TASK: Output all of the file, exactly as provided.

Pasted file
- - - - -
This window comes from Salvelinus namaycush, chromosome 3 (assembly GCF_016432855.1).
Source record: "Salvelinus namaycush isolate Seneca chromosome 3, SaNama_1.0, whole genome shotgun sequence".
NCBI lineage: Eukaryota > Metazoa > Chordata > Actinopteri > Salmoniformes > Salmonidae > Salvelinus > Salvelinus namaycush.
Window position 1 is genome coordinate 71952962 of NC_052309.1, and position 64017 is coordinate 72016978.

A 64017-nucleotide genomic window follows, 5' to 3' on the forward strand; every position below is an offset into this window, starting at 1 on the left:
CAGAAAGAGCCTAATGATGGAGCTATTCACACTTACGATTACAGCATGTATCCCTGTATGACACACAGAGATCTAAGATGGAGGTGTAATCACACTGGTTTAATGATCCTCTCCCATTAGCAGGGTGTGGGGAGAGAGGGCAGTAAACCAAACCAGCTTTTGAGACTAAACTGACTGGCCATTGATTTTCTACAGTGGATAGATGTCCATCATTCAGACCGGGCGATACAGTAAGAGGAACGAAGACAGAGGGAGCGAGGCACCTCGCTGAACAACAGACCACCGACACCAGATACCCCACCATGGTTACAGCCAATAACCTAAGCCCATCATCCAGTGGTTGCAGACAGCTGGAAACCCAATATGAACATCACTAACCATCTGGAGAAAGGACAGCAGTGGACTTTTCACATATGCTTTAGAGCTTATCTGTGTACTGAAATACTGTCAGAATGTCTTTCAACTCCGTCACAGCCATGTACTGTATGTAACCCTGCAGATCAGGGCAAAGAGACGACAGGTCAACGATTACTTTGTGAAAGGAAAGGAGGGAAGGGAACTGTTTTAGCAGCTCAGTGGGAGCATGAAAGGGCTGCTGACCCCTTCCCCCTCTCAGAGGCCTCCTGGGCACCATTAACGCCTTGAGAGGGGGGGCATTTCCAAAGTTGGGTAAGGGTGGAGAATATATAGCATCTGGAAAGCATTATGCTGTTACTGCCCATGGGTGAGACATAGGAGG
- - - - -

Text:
This window comes from Salvelinus namaycush, chromosome 3 (assembly GCF_016432855.1).
Source record: "Salvelinus namaycush isolate Seneca chromosome 3, SaNama_1.0, whole genome shotgun sequence".
NCBI lineage: Eukaryota > Metazoa > Chordata > Actinopteri > Salmoniformes > Salmonidae > Salvelinus > Salvelinus namaycush.
Window position 1 is genome coordinate 71952962 of NC_052309.1, and position 64017 is coordinate 72016978.

A 64017-nucleotide genomic window follows, 5' to 3' on the forward strand; every position below is an offset into this window, starting at 1 on the left:
CAGAAAGAGCCTAATGATGGAGCTATTCACACTTACGATTACAGCATGTATCCCTGTATGACACACAGAGATCTAAGATGGAGGTGTAATCACACTGGTTTAATGATCCTCTCCCATTAGCAGGGTGTGGGGAGAGAGGGCAGTAAACCAAACCAGCTTTTGAGACTAAACTGACTGGCCATTGATTTTCTACAGTGGATAGATGTCCATCATTCAGACCGGGCGATACAGTAAGAGGAACGAAGACAGAGGGAGCGAGGCACCTCGCTGAACAACAGACCACCGACACCAGATACCCCACCATGGTTACAGCCAATAACCTAAGCCCATCATCCAGTGGTTGCAGACAGCTGGAAACCCAATATGAACATCACTAACCATCTGGAGAAAGGACAGCAGTGGACTTTTCACATATGCTTTAGAGCTTATCTGTGTACTGAAATACTGTCAGAATGTCTTTCAACTCCGTCACAGCCATGTACTGTATGTAACCCTGCAGATCAGGGCAAAGAGACGACAGGTCAACGATTACTTTGTGAAAGGAAAGGAGGGAAGGGAACTGTTTTAGCAGCTCAGTGGGAGCATGAAAGGGCTGCTGACCCCTTCCCCCTCTCAGAGGCCTCCTGGGCACCATTAACGCCTTGAGAGGGGGGGCATTTCCAAAGTTGGGTAAGGGTGGAGAATATATAGCATCTGGAAAGCATTATGCTGTTACTGCCCATGGGTGAGACATAGGAGG